There are a number of reasons that attract investors towards large-cap companies such as Hewlett Packard Enterprise Company (NYSE:HPE), with a market cap of US$19b. Big corporations are much sought after by risk-averse investors who find diversified revenue streams and strong capital returns attractive. However, the key to their continued success lies in its financial health. Today we will look at Hewlett Packard Enterprise’s financial liquidity and debt levels, which are strong indicators for whether the company can weather economic downturns or fund strategic acquisitions for future growth. Remember this is a very top-level look that focuses exclusively on financial health, so I recommend a deeper analysis into HPE here.
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How does HPE’s operating cash flow stack up against its debt?
HPE’s debt levels have fallen from US$14b to US$12b over the last 12 months , which also accounts for long term debt. With this debt payback, HPE currently has US$4.9b remaining in cash and short-term investments for investing into the business. On top of this, HPE has generated cash from operations of US$3.0b over the same time period, resulting in an operating cash to total debt ratio of 24%, indicating that HPE’s current level of operating cash is high enough to cover debt. This ratio can also be a sign of operational efficiency as an alternative to return on assets. In HPE’s case, it is able to generate 0.24x cash from its debt capital.
Can HPE meet its short-term obligations with the cash in hand?
At the current liabilities level of US$17b, it appears that the company has maintained a safe level of current assets to meet its obligations, with the current ratio last standing at 1x. Usually, for Tech companies, this is a suitable ratio as there’s enough of a cash buffer without holding too much capital in low return investments.
Can HPE service its debt comfortably?
With a debt-to-equity ratio of 57%, HPE can be considered as an above-average leveraged company. This isn’t surprising for large-caps, as equity can often be more expensive to issue than debt, plus interest payments are tax deductible. Since large-caps are seen as safer than their smaller constituents, they tend to enjoy lower cost of capital. We can check to see whether HPE is able to meet its debt obligations by looking at the net interest coverage ratio. Ideally, earnings before interest and tax (EBIT) should cover net interest by at least three times. For HPE, the ratio of 4.54x suggests that interest is appropriately covered. High interest coverage serves as an indication of the safety of a company, which highlights why many large organisations like HPE are considered a risk-averse investment.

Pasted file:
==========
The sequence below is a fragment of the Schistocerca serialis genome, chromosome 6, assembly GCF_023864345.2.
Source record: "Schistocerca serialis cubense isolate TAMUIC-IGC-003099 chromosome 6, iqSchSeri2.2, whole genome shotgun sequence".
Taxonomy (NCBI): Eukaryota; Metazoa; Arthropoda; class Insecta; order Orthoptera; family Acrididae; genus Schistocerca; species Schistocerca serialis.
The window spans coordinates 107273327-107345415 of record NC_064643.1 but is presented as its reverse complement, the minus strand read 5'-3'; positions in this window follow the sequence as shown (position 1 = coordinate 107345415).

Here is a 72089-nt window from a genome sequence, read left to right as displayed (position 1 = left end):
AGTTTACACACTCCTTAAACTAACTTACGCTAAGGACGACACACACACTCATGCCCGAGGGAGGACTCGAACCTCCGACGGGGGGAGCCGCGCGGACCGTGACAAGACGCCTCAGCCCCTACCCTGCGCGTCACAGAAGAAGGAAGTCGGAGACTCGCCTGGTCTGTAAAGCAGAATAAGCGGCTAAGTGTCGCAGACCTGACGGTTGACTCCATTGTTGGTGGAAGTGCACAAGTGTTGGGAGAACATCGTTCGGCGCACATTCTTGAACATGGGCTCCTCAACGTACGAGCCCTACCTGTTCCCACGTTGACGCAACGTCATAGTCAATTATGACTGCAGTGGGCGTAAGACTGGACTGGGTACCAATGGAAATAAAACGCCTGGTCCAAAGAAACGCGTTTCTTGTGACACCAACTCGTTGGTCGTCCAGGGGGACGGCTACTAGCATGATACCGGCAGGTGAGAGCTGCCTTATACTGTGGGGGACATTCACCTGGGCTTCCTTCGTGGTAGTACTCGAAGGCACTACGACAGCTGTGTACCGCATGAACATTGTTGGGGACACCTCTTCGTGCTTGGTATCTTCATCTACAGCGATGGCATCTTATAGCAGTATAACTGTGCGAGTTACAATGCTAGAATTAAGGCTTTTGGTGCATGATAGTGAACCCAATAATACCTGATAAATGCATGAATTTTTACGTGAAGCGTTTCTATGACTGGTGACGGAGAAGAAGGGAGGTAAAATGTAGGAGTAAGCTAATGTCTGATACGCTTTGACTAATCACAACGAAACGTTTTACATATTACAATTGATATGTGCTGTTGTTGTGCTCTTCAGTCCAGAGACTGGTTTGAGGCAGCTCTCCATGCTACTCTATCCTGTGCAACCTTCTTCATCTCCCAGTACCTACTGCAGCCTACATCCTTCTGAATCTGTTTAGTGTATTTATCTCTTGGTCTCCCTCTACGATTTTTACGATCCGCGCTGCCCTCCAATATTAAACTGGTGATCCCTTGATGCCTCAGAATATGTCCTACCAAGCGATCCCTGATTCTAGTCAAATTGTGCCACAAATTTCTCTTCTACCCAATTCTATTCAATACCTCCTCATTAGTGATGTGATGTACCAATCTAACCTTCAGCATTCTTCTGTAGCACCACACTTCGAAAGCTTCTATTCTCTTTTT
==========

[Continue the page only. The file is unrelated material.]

At its current level of cash flow coverage, HPE has room for improvement to better cushion for events which may require debt repayment. However, the company exhibits an ability to meet its near-term obligations, which isn’t a big surprise for a large-cap. This is only a rough assessment of financial health, and I’m sure HPE has company-specific issues impacting its capital structure decisions. I recommend you continue to research Hewlett Packard Enterprise to get a more holistic view of the stock by looking at:
- Future Outlook: What are well-informed industry analysts predicting for HPE’s future growth? Take a look at our free research report of analyst consensus for HPE’s outlook.
- Valuation: What is HPE worth today? Is the stock undervalued, even when its growth outlook is factored into its intrinsic value? The intrinsic value infographic in our free research report helps visualize whether HPE is currently mispriced by the market.
- Other High-Performing Stocks: Are there other stocks that provide better prospects with proven track records? Explore our free list of these great stocks here.
To help readers see past the short term volatility of the financial market, we aim to bring you a long-term focused research analysis purely driven by fundamental data. Note that our analysis does not factor in the latest price-sensitive company announcements.
The author is an independent contributor and at the time of publication had no position in the stocks mentioned. For errors that warrant correction please contact the editor at firstname.lastname@example.org.